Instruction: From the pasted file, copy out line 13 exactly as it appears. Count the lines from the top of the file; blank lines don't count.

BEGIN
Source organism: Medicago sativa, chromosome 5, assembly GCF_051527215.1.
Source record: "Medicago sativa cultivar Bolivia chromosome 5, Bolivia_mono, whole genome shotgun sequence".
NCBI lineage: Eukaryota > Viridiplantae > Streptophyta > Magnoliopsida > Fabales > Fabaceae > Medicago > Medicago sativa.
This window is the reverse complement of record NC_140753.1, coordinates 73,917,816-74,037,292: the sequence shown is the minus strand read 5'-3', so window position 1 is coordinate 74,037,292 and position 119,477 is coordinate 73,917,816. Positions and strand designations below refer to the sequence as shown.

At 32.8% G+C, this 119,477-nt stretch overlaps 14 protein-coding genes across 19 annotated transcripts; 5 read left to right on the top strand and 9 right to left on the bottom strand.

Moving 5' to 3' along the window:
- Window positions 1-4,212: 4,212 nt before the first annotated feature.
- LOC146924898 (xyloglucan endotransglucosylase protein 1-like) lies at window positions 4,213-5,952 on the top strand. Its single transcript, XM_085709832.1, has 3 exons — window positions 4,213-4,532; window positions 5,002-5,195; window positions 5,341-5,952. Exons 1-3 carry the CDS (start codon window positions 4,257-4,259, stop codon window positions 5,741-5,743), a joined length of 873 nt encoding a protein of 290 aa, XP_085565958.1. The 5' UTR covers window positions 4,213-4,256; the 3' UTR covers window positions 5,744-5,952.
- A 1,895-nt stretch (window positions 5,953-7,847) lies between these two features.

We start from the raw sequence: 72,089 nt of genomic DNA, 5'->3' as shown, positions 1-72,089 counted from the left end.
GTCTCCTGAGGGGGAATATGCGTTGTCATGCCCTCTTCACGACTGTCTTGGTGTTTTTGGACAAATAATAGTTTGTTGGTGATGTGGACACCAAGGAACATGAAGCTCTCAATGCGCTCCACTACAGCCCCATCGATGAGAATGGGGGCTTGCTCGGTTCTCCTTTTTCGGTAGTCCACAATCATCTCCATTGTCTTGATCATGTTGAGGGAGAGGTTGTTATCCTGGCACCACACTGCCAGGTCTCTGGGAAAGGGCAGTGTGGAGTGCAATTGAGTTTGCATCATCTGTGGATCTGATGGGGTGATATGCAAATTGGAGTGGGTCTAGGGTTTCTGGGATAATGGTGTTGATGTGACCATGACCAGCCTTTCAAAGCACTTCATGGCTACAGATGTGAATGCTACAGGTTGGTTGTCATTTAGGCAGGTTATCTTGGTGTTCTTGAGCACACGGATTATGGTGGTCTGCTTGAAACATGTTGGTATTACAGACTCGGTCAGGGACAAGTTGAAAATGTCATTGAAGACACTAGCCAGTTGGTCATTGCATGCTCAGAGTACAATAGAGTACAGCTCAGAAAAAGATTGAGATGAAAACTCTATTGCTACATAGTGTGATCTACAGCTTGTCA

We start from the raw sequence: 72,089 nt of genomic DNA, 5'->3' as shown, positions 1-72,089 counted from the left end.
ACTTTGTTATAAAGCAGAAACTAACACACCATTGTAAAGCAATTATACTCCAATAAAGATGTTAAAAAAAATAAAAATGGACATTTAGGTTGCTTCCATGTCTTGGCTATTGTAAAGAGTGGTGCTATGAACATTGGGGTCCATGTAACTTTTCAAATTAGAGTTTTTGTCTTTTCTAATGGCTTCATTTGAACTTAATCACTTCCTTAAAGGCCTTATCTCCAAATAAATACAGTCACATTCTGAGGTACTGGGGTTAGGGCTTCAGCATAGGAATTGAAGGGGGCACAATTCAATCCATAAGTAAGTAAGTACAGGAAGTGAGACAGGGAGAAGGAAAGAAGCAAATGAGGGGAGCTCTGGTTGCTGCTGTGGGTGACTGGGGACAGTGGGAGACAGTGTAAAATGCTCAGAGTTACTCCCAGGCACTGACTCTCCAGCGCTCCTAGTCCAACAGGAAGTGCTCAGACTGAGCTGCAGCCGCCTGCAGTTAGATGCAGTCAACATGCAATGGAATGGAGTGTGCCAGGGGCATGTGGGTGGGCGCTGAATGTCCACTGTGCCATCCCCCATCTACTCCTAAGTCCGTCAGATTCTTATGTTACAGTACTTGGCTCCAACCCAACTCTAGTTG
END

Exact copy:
ACTTTGTTATAAAGCAGAAACTAACACACCATTGTAAAGCAATTATACTCCAATAAAGATGTTAAAAAAAATAAAAATGGACATTTAGGTTGCTTCCATGTCTTGGCTATTGTAAAGAGTGGTGCTATGAACATTGGGGTCCATGTAACTTTTCAAATTAGAGTTTTTGTCTTTTCTAATGGCTTCATTTGAACTTAATCACTTCCTTAAAGGCCTTATCTCCAAATAAATACAGTCACATTCTGAGGTACTGGGGTTAGGGCTTCAGCATAGGAATTGAAGGGGGCACAATTCAATCCATAAGTAAGTAAGTACAGGAAGTGAGACAGGGAGAAGGAAAGAAGCAAATGAGGGGAGCTCTGGTTGCTGCTGTGGGTGACTGGGGACAGTGGGAGACAGTGTAAAATGCTCAGAGTTACTCCCAGGCACTGACTCTCCAGCGCTCCTAGTCCAACAGGAAGTGCTCAGACTGAGCTGCAGCCGCCTGCAGTTAGATGCAGTCAACATGCAATGGAATGGAGTGTGCCAGGGGCATGTGGGTGGGCGCTGAATGTCCACTGTGCCATCCCCCATCTACTCCTAAGTCCGTCAGATTCTTATGTTACAGTACTTGGCTCCAACCCAACTCTAGTTG